ok phew thank god because i was straight up about to pack my bags and fly down to Arizona and start teaching about Latin American History with nothing more than a Prezi, a crate of dragon fruit vitamin water, and spite fueled determination 

Mar 12-19 - Eames Does Shit [Concussion Blogging]
  • RLST (BA Thesis - BS Seminar): polished thesis draft [3/18]
  • MAPH (MA Thesis - Work): Partial Draft 10-15pp [3/15]; Partial draft 15-20 [3/31]; Complete Draft 25-35pp [4/17]; Thesis Abstract [5/8]; Thesis [5/19]
  • ARTH (Modernism on the Margins): three annotated bibliography entries on the topic of modernism [3/17]; final paper [3/16]
  • ARTH (Reading Artists Writing): final paper [3/15]
  • SPAN (Theater and Performance in Latin America): final paper [3/17]
  • @avventurierisenzapaura homebrews:  The Cult of the Keeper; CTA Dungeon Crawl; Pandemonium Day; Police Station Dragon; Lich in the Library; Tooth Fae, Snow Day, the funeral of Cuthbert Enlon, flesh out Bayla Delve, the creature from the Michigan lagoon, Jeopardy!
  • Maybe the real campaign was the friends we made along the way? [3/18]: area maps (0/6), set piece encounter maps (0/7), random encounter tables (0/7), NPC name table, Items table, type up handwritten notes
  • Classical Entertainment Society: bring KBP and Bacchae props and costumes to CES Storage, CES storage inventory
  • Attori Senza Paura: rework High Noon Hijinks, write the real estate drama
  • Sundry Chores: ship thread-up clean out bag, ship goodwill donation, go to ups store, take out trash, clean bathroom, pick up dry cleaning

I think this is my last week of concussion blogging…

Daniel R. Quiles and Klara Kemp-Welch take a close look at the current MoMA exhibition Transmissions: Art in Eastern Europe and Latin America, 1960–1980 in two new essays

[Juan Downey. Video Trans Americas. 1973-76. Installation view, Transmissions: Art in Eastern Europe and Latin America, 1960–1980, The Museum of Modern Art, New York, September 5, 2015–January 3, 2016. The Museum of Modern Art, New York. © 2015 Estate of Juan Downey & Marilys B. Downey. Digital image © 2015 The Museum of Modern Art. Photo: Thomas Griesel]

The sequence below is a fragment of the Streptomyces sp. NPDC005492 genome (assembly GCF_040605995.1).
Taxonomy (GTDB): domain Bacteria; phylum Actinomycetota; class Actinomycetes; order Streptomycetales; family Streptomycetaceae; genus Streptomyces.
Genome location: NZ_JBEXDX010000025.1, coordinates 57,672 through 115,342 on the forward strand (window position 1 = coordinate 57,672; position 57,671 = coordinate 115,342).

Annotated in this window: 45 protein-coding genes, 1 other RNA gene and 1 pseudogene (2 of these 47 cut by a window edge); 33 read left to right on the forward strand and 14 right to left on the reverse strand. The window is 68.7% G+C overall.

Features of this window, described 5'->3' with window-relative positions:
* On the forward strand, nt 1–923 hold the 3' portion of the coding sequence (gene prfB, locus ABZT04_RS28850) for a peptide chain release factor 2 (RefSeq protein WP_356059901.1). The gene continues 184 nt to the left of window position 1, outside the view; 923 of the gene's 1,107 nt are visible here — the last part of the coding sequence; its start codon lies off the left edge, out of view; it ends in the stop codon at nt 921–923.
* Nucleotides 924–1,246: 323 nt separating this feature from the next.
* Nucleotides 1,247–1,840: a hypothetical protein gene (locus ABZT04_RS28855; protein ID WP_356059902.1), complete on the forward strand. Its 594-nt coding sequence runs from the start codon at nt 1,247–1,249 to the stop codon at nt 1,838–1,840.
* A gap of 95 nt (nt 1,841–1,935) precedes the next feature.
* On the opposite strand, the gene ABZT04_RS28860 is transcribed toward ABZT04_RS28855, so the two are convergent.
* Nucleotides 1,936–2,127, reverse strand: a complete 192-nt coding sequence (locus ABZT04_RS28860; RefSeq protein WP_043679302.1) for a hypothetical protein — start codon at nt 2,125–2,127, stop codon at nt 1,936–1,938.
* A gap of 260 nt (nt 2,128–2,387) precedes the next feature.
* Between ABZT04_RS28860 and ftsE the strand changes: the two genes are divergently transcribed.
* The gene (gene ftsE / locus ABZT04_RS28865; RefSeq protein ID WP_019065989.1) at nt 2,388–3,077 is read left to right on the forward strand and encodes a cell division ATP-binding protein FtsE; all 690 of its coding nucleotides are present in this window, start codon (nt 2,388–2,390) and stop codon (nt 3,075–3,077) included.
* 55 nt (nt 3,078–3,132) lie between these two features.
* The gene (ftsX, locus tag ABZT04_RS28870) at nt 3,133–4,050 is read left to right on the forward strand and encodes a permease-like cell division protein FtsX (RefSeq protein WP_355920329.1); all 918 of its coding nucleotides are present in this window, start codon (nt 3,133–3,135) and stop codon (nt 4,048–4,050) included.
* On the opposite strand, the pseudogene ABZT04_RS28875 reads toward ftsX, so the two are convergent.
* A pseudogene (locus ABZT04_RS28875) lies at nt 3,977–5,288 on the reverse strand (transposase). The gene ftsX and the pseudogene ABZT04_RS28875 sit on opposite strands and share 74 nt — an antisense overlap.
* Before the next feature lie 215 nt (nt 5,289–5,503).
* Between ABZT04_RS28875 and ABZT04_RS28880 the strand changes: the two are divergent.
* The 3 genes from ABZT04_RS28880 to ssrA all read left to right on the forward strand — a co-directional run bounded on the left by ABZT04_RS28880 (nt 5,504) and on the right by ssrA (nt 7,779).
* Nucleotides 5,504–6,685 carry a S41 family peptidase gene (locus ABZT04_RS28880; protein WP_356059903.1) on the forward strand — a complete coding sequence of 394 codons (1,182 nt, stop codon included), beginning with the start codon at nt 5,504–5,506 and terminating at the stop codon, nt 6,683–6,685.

i’m getting ready to apply to a transfer college in the fall and i’m sorting through so many options and i think before i based my judgements of where i wanted to go on notoriety instead of taking a closer look at what a school has to offer me personally, but i’ve opened up my options and process and i finally found a place that encompasses everything i’ve been looking for ( and it’s been underneath my nose the whole time)!  It’s got a textile program as a part of a solid under recognized art department, an anthropology program w/ a really good course catalog of Latin American history classes, and it’s only $6,000 a year for California residents. I’m excited about school again for the first time since I was in 5th grade, it’s honestly such a relief. 

Klara Kemp-Welch discusses how artists politicize spaces—from stairwells to streets—in a new essay on the current exhibition Transmissions: Art in Eastern Europe and Latin America, 1960–1980


[Oscar Bony. 60 metros cuadrados y su information (60 Square Meters and Its Information). 1967. Installation view, Transmissions: Art in Eastern Europe and Latin America, 1960–1980, The Museum of Modern Art, New York, September 5, 2015–January 3, 2016. The Museum of Modern Art, New York. © 2015 Oscar Bony. Digital image © 2015 The Museum of Modern Art. Photo: Thomas Griesel]

Screening this week: rare Latin American and Eastern European films from our collection. 

[The Battle of Chile. 1975. Directed by Patricio Guzman. Courtesy Tricontinental Film Center/Photofest © Tricontinental Film Center]